Decision dismissing election petition flawed and insupportable - Hoyte
Appeal may be filed
Stabroek News
March 16, 2002

Related Links: Articles on politics
Letters Menu Archival Menu

The People's National Congress/Reform (PNC/R) said it was not surprised that Chief Justice Carl Singh dismissed the election petition brought by private citizen, Veronica Delph.

The party also said that Justice Singh's ruling on Tuesday lacked legal logic and could hardly be said to have enriched the corpus of the jurisprudence of Guyana.

Speaking at a press conference held at Congress Place on Thursday party leader, Desmond Hoyte further submitted that the ruling was "flawed and insupportable."

Hoyte noted that to have dealt with the Chief Election Officer's application to dismiss the petition without first hearing and ruling on the petitioner's application for an enlargement of time to file particulars ordered by the Chief Justice was procedurally wrong. "What the Chief Justice did was to decide on matters of fact, separate and distinct from those in respect of which particulars had been ordered, without having any evidence before him. This was an excursion into the realm of speculation. Such a ruling was premature and indefensible, and should be a matter for the trial judge when he hears the substantive petition," Hoyte contended.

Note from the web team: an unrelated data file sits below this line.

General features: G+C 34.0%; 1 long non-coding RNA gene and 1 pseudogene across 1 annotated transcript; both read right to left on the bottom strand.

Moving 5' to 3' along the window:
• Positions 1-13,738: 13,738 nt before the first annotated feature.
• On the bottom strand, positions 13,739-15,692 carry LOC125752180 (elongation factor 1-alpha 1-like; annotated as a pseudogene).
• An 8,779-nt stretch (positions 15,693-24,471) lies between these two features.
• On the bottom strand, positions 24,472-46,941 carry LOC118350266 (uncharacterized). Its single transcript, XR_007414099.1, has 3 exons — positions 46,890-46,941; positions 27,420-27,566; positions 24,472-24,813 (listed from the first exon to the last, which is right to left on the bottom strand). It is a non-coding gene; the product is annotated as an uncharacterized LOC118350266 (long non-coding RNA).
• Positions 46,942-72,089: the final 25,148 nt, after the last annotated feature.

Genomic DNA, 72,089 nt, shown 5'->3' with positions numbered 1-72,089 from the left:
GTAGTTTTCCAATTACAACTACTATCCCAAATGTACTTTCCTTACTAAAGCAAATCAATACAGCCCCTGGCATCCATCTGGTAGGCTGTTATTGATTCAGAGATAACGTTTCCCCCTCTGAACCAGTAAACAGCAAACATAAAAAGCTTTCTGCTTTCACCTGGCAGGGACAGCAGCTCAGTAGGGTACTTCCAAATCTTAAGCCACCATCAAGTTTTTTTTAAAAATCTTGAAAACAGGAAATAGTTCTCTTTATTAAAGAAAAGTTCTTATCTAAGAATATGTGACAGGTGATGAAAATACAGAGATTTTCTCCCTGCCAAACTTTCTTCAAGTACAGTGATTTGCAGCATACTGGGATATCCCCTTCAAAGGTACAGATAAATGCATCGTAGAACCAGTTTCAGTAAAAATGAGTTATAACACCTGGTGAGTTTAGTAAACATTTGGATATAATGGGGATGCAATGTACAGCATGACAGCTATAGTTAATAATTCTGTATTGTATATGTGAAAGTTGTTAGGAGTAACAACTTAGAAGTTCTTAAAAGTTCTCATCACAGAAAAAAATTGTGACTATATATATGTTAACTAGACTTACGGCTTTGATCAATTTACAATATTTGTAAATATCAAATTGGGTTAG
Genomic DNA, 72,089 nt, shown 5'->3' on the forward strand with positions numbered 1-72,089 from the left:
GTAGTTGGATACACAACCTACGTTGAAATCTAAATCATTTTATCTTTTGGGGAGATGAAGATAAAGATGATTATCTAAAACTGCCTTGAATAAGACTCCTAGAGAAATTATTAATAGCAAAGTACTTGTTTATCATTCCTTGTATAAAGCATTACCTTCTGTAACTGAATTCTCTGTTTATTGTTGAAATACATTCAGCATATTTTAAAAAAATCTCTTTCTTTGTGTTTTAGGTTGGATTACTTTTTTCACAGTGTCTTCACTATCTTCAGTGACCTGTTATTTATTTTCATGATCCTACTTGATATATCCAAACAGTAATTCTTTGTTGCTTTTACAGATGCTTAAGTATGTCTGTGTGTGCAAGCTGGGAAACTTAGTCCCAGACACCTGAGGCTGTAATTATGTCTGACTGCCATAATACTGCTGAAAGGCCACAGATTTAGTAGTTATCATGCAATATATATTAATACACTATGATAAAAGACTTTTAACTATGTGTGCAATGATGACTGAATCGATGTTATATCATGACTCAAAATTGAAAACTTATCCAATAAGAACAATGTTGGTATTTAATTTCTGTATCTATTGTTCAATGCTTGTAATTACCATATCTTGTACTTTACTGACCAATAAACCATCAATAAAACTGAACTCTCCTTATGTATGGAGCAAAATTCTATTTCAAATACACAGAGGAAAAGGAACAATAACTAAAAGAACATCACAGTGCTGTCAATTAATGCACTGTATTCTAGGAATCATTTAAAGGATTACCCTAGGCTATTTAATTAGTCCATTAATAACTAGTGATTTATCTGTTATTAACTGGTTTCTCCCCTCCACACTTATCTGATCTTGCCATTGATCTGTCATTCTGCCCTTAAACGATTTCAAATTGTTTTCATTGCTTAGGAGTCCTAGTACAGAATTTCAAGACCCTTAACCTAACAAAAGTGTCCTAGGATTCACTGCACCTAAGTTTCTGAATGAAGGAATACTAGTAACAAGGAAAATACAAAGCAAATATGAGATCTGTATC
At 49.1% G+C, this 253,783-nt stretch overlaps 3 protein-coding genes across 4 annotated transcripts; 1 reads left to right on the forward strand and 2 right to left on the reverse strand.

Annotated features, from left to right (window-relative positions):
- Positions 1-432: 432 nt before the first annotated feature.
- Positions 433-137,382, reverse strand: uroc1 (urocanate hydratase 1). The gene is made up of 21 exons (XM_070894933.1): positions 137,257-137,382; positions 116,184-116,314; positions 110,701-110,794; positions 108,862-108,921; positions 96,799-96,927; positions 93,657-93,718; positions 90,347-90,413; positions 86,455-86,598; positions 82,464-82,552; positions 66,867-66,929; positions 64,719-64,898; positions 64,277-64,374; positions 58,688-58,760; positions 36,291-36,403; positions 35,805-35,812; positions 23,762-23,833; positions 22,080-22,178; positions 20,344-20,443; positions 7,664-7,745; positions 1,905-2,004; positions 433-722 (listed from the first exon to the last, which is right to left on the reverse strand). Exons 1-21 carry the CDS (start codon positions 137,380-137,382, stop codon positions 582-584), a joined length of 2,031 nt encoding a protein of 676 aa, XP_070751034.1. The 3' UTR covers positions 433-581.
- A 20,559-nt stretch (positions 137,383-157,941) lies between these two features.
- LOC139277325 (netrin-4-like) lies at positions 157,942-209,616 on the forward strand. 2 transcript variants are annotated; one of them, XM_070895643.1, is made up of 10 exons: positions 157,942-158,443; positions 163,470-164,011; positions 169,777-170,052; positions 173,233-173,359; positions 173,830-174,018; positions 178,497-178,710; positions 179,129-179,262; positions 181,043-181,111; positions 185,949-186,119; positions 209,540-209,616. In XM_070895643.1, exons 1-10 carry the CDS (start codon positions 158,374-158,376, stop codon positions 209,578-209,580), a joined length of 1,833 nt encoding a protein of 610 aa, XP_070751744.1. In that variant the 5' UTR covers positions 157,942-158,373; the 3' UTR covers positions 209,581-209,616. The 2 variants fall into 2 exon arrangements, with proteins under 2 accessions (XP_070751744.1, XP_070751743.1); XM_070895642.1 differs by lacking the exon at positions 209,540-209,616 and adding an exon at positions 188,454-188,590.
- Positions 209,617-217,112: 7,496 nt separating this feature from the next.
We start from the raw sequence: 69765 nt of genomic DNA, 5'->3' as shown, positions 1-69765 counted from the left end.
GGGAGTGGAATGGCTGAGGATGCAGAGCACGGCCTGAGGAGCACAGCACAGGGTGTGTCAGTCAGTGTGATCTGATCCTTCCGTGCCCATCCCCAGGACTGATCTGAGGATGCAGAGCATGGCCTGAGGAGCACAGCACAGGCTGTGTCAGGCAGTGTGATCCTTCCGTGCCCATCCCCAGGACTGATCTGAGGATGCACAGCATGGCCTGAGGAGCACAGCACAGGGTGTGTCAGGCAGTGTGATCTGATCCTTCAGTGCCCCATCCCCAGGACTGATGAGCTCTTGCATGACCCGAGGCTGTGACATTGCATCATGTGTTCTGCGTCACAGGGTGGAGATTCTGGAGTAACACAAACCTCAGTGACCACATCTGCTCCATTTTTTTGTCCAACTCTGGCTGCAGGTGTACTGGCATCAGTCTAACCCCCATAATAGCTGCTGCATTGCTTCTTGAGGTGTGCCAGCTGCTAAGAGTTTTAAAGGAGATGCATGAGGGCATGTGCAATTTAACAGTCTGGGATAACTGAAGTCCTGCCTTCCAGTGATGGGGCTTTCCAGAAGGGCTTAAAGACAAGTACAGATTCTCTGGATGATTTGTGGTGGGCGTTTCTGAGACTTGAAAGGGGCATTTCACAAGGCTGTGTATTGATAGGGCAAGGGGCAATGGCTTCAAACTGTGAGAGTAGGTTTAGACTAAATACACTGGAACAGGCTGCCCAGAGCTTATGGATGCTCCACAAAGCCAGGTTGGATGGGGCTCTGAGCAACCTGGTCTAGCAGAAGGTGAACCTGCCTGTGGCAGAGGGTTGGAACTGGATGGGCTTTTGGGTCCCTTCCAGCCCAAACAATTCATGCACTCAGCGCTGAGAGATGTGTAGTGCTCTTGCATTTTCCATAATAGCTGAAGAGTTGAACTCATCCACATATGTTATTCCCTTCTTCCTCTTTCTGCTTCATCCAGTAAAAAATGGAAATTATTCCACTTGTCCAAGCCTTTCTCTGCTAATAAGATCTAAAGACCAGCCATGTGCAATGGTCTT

He quoted a line from a Guyana Chronicle report published last Wednesday which stated that Justice Singh in his ruling had said that any part of the petitioner's case "would produce a highly contentious, heated and controversial hearing which would be highly undesirable." That statement, Hoyte said, borders on the absurd and the question is to whom it would have been undesirable.

According to him, it is in the interest of citizens that election petitions should be heard and that the evidence on which the petitioner relies should be thoroughly ventilated in open court to test the legality of acts of commission and omission complained of. Hoyte pointed out that what was "highly undesirable" is that citizens should get the impression that actions of the elections commission and its agents are being shielded from scrutiny, and that they, the citizens, should be left in doubt as to the propriety of the issues which agitate their minds, that is, whether, with respect to any given election, constitutional and legal procedures have been faithfully obeyed and the principle of due regularity has been observed.

He said that there can be no hope of political stability in the country until citizens can be certain that the electoral process is properly managed within the framework of the law and the constitution.

The opposition leader said that they would be advising the petitioner to appeal the Chief Justice's ruling.